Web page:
Shammai (called ha-Zekan, “the Elder”), a famous Jewish scribe who together with Hillel made up the last of “the pairs” (zitgoth), or, as they are sometimes erroneously named, “presidents and vice-presidents” of the Sanhedrim. The schools of Shammai and Hillel held rival sway, according to Talmudic tradition (Shabbath 15a), from about a hundred years before the destruction of Jerusalem (A.D. 70). Comparatively little is known about either of the great scribes. The Mischna, the only trustworthy authority in this matter, mentions Shammai in only eight passages (Maaser sheni, II, 4, 9; Orla, II, 5; Eduyoth I, 1-4, 10, II; Aboth, I, 12, 15, V, 17; Kelim, XXII, 4; Nidda, I 1). He was the very opposite of Hillel in character and teaching. Stern and severe in living the law to the letter, he was strict to an extreme in legal interpretation. The tale tells that, on the feast of the Tabernacles, his daughter-in-law gave birth to a child; straightway Shammai had the roof broken through and the bed covered over with boughs, so that the child might celebrate the feast in an improvised sukka (tent or booth) and might not fail of keeping the law of Leviticus (xxiii, 42).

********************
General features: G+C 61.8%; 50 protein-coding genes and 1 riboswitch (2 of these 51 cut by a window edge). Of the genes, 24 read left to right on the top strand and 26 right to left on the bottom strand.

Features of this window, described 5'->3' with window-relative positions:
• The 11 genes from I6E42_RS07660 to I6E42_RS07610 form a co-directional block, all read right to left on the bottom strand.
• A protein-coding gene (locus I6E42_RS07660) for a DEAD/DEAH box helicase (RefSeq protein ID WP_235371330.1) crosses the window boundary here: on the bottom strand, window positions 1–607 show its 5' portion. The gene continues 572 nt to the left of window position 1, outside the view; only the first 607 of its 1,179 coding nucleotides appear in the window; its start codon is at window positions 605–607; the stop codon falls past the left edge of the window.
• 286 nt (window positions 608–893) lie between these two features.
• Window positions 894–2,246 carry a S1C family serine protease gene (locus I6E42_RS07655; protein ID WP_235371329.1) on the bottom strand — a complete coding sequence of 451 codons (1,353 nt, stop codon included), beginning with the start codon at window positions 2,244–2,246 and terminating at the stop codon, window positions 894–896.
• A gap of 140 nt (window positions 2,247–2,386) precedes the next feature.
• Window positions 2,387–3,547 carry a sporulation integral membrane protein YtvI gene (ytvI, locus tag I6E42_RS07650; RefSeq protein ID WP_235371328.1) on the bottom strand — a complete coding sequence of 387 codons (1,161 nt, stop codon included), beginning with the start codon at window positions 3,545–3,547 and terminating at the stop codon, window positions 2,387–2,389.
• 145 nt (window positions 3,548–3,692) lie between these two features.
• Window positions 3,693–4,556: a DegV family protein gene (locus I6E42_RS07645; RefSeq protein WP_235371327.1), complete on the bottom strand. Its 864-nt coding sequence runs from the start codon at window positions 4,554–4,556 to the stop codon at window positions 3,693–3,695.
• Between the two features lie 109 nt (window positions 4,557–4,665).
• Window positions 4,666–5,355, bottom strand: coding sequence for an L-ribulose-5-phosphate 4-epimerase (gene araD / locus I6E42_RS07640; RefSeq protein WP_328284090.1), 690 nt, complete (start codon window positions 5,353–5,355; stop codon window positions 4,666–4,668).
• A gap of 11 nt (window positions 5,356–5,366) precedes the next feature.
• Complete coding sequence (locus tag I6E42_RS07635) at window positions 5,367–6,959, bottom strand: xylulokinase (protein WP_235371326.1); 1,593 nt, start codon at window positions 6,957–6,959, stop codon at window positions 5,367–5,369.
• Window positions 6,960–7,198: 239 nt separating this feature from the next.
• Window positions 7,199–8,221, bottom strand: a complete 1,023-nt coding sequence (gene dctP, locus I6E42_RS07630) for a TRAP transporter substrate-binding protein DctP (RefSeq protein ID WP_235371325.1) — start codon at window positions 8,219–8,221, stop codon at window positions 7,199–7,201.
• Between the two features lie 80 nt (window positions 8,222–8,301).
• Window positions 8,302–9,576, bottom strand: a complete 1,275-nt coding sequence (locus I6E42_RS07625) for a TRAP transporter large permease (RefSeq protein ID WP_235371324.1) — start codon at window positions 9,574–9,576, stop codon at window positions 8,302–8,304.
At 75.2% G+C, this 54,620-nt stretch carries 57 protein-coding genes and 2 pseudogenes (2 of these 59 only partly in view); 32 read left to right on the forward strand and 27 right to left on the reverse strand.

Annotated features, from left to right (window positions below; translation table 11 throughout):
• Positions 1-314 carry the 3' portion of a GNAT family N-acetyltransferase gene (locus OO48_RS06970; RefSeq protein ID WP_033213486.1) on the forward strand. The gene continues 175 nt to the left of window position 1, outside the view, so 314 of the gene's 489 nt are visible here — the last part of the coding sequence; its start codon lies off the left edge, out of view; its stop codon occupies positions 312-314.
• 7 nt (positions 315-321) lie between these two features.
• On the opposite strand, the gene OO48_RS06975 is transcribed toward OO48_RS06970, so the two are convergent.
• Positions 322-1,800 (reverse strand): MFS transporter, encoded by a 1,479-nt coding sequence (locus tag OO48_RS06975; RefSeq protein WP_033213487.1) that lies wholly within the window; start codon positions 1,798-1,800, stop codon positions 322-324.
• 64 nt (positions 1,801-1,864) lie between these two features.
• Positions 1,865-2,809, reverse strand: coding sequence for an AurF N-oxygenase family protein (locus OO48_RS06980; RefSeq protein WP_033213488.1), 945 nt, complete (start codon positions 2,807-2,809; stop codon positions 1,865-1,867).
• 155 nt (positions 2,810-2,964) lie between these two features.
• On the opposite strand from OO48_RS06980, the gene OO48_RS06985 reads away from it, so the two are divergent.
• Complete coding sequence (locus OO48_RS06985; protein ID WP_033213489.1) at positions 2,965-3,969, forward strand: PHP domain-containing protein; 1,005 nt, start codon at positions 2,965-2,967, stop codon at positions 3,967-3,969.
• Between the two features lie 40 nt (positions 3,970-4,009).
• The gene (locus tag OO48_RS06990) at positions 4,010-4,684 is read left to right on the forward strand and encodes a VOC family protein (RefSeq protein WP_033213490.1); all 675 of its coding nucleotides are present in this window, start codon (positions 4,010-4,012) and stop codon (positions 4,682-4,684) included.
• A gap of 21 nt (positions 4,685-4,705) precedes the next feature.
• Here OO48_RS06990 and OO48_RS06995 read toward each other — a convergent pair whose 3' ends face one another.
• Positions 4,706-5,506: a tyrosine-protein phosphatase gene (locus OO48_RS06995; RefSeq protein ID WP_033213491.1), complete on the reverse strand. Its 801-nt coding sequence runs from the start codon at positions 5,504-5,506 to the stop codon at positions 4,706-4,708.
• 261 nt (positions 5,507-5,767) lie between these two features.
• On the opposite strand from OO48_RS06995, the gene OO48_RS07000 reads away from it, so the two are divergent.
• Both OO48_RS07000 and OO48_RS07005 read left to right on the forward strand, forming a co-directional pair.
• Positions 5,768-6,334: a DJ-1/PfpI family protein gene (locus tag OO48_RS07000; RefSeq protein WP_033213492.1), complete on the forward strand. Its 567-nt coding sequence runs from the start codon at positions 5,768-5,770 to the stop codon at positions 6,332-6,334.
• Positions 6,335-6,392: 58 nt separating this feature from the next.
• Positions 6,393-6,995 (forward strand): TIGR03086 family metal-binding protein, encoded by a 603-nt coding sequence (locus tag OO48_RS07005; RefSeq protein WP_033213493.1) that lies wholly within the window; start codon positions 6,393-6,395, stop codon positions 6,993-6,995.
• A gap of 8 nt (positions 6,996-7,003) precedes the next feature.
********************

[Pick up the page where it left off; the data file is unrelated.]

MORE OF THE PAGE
The strictness of the master characterises the school of Shammai as opposed to that of Hillel. The difference between the two schools had regard chiefly to the interpretation of the first, second, third and fifth parts of the “Mishna”—i.e. to religious dues, the keeping of the Sabbath and of holy days, the laws in regard to marriage and purification. The law, for example, to prepare no food on the Sabbath had to be observed by not allowing even the beast to toil; hence it was argued that an egg laid on the Sabbath might not be eaten (Eduyoth, iv, 1). Another debate was whether, on a holy day, a ladder might be borne from one dovecote to another or should only be glided from hole to hole. The need of fringes to a linen night dress was likewise made a matter of difference between the two schools (Eduyoth, iv, 10). In these and many other discussions we find much straining out of gnats and swallowing of camels (Matt., xxiii, 24), much pain taken to push the Mosaic law to an unbearable extreme, and no heed given to the practical reform which was really needed in Jewish morals. It was the method of the school of Shammai rather than that of Hillel which Christ condemned. On this account non-Catholic scholars generally make Him out to have belonged to the school of Hillel. This opinion has been shared in by a few Catholics (Gigot, “General Introduction to the Study of the Holy Scripture“, New York, 1900, p. 422). Most Catholic exegetes, however, refuse to admit that Christ belonged to any of the fallible Jewish schools of interpretation. He established His own school—to wit, the infallible teaching body to which He gave the Old Testament to have and to keep and to interpret to all nations without error.